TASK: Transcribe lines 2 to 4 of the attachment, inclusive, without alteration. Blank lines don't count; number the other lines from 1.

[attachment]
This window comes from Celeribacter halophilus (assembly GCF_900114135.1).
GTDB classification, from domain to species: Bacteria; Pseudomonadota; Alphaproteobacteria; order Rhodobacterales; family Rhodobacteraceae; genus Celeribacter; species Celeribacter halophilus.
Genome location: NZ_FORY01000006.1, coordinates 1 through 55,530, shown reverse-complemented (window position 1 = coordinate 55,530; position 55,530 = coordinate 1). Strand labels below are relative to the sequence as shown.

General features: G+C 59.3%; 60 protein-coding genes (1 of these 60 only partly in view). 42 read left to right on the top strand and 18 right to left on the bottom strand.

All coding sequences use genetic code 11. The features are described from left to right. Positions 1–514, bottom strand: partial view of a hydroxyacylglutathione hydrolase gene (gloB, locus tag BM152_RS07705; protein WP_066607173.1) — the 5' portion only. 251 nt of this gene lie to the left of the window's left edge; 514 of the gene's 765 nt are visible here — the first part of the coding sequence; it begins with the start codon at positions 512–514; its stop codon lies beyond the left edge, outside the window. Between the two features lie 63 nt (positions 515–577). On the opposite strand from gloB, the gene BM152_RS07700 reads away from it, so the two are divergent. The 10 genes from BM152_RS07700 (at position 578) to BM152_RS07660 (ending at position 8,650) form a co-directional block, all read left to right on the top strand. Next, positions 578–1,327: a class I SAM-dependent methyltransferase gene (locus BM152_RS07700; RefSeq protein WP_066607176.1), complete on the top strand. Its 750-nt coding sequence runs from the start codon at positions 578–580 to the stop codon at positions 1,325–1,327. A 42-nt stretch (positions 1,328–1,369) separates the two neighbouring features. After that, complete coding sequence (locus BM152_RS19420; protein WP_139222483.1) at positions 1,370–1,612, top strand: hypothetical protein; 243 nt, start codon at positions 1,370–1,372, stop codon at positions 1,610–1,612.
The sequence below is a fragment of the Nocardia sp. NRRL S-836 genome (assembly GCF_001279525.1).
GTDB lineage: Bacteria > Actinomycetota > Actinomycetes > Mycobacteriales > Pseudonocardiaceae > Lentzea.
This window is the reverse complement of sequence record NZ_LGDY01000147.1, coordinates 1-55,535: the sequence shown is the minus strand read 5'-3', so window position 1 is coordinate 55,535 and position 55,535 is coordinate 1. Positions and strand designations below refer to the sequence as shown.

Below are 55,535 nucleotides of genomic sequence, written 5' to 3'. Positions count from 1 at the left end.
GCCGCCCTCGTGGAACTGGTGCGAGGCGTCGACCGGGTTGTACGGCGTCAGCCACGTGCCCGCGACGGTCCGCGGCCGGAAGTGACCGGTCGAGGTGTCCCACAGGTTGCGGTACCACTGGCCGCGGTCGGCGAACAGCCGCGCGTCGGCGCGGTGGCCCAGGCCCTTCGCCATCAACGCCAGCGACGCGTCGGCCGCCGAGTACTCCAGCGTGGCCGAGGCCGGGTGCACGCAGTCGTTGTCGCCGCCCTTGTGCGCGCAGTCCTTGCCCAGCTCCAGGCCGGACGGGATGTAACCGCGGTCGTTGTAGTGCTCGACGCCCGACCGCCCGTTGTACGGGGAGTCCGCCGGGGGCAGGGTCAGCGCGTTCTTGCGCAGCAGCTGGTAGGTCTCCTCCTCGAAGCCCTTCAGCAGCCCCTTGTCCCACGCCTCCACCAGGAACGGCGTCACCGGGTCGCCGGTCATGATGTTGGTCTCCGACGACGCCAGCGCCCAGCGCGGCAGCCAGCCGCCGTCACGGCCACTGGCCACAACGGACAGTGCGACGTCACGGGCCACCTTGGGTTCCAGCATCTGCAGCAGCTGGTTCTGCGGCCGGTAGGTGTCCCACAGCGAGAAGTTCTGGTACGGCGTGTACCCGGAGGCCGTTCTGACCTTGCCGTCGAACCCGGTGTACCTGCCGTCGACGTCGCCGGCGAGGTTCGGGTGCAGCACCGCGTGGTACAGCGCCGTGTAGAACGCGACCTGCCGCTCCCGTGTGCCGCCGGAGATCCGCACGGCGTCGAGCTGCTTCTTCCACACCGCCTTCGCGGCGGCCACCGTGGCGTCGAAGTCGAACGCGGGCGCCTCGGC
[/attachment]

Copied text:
GTDB classification, from domain to species: Bacteria; Pseudomonadota; Alphaproteobacteria; order Rhodobacterales; family Rhodobacteraceae; genus Celeribacter; species Celeribacter halophilus.
Genome location: NZ_FORY01000006.1, coordinates 1 through 55,530, shown reverse-complemented (window position 1 = coordinate 55,530; position 55,530 = coordinate 1). Strand labels below are relative to the sequence as shown.

General features: G+C 59.3%; 60 protein-coding genes (1 of these 60 only partly in view). 42 read left to right on the top strand and 18 right to left on the bottom strand.